Salamis

Salamis, Famagusta

Historic Sites • Ancient Ruins • Architectural Buildings
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Detailed Reviews: Reviews order informed by descriptiveness of user-identified themes such as cleanliness, atmosphere, general tips and location information.
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4.5
1,303 reviews
Excellent
669
Very good
491
Average
118
Poor
21
Terrible
4

Fred G
Milton, Canada574 contributions
We were a group of travellers from Canada, and visited the Ancient Roman City of Salamis, the site of which extends over an area of one square mile and not all of it has been excavated-it still remains an archeological dig.
We visited the 55,000 seat amphitheater complete with VIP seating, and an orchestra pit. The first was destroyed by an earthquake and the one that stands today was from the 2nd century AD. On our way to the Roman baths we were told to stay on the paths because the 32˚ heat would bring out the vipers!
The complex array of baths, both hot and cold was amazing. There was a latrine built for 44. The ingenuity and technology used at the time is mind boggling. The excess bath water was drained into the latrines which were at least 50m away. We also saw the oldest fresco in Cyprus, remarkable that some of it still exists.
Written July 3, 2022
This review is the subjective opinion of a Tripadvisor member and not of Tripadvisor LLC. Tripadvisor performs checks on reviews.

Micutzu-103
Bucharest, Romania715 contributions
This was one of the most beautiful ancient cities we have visited. The ruins are well preserved and the access is easy. You can visit all the buildings that forms a roman city: forum, therm, houses, etc...
If you are visiting Northern Cyprus, then you definitely should visit Salamis ancient city.
Written January 11, 2020
This review is the subjective opinion of a Tripadvisor member and not of Tripadvisor LLC. Tripadvisor performs checks on reviews.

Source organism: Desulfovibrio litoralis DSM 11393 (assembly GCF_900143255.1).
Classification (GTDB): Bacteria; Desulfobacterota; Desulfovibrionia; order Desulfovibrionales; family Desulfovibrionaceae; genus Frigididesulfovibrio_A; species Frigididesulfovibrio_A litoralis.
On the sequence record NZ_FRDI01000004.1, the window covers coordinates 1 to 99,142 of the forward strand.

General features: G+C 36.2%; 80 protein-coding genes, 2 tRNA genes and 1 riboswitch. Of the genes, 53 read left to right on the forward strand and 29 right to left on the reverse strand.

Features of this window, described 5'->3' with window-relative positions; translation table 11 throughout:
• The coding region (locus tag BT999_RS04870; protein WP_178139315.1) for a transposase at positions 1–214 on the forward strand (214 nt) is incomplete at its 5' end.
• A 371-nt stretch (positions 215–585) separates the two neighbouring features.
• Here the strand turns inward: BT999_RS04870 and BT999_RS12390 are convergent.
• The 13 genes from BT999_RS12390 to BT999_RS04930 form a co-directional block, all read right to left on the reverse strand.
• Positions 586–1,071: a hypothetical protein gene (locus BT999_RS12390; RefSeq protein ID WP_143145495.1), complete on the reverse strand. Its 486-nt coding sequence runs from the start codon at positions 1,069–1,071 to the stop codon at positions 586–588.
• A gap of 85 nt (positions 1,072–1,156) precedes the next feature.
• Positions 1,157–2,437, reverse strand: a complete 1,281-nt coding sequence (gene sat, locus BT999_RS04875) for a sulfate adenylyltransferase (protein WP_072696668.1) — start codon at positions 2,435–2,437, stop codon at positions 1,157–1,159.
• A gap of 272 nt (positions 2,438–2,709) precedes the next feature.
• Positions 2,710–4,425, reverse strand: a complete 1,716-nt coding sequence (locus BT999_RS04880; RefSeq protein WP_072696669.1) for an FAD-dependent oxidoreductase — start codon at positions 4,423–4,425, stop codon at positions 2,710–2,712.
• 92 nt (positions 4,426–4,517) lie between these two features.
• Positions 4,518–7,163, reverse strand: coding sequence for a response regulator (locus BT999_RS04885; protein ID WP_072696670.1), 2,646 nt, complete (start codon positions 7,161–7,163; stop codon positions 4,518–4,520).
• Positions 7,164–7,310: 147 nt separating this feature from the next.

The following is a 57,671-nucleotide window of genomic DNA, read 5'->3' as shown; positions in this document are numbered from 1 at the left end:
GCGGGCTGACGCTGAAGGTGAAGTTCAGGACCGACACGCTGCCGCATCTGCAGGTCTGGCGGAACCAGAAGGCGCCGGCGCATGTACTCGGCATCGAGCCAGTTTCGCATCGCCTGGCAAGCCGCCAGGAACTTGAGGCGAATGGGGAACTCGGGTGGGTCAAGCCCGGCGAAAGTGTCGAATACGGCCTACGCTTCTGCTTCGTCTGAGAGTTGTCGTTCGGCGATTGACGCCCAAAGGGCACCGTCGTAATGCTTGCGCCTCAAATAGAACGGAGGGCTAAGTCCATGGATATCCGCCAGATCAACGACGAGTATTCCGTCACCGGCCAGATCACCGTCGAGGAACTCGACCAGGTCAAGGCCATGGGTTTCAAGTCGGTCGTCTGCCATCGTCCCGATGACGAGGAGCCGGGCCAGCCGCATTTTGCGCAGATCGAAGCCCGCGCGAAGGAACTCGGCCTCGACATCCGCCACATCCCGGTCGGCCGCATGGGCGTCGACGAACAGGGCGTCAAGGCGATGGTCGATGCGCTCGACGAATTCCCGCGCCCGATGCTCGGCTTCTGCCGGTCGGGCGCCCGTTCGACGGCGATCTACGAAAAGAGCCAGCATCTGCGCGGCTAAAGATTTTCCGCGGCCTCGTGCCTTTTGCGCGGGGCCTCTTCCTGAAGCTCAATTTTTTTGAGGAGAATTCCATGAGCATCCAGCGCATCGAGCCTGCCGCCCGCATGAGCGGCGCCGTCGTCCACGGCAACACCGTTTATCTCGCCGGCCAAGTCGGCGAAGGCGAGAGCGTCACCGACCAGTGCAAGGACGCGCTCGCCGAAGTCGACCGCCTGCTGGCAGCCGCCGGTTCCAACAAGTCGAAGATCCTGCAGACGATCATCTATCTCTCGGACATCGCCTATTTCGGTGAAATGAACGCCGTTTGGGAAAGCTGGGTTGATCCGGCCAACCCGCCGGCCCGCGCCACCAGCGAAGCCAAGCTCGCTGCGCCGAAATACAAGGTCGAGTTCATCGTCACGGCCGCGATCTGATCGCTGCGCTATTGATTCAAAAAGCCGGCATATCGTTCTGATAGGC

Anita2301
Split, Splitsko-Dalmatinska, Croatia14 contributions
I didn't expect such well preserved theatre, so I was blown away when we got there. Another great thing was that there were practically no people, so we could take our time to enjoy the peace and tranquility of the ruins. The greek remains were very impressive, and the whole visit exceeded our expectations.
Written February 29, 2020
This review is the subjective opinion of a Tripadvisor member and not of Tripadvisor LLC. Tripadvisor performs checks on reviews.

Jane J
Kidderminster Worcs91 contributions
Great site to visit if you are into ancient ruins. Remains from different periods, roman, byzantine ect. Very large area to explore if you take your time. Very reasonable entrance fee, can be paid in turkish lira or euros. Iwould strongly advise a visit if you are in Northern Cyprus
Written January 31, 2020
This review is the subjective opinion of a Tripadvisor member and not of Tripadvisor LLC. Tripadvisor performs checks on reviews.

Tim H
8 contributions
Our guide, Hilal, was very informative, in English, about this site. It is not extremely well developed, but given the biblical connection to Paul and Barnabbas, it is a worthwhile visit if one is interested. Nearby is the church and crypt of St. Barnabbas, a native cypriot, and the town of Famagusta with an enormous castle-like wall containing a charming pedestrian area; amd two gothic cathedrals, now mosques.
Written July 14, 2022
This review is the subjective opinion of a Tripadvisor member and not of Tripadvisor LLC. Tripadvisor performs checks on reviews.

ExPatpieMon
113 contributions
Couples
Visited here with a group tour via Jet2.
I thought the place looked sad and not well preserved.
It looked impressive on paper, but underwhelming in reality.
Been there done that.
Kourion is far more impressive.
Written January 5, 2020
This review is the subjective opinion of a Tripadvisor member and not of Tripadvisor LLC. Tripadvisor performs checks on reviews.

presfordrules
Chicago, IL4 contributions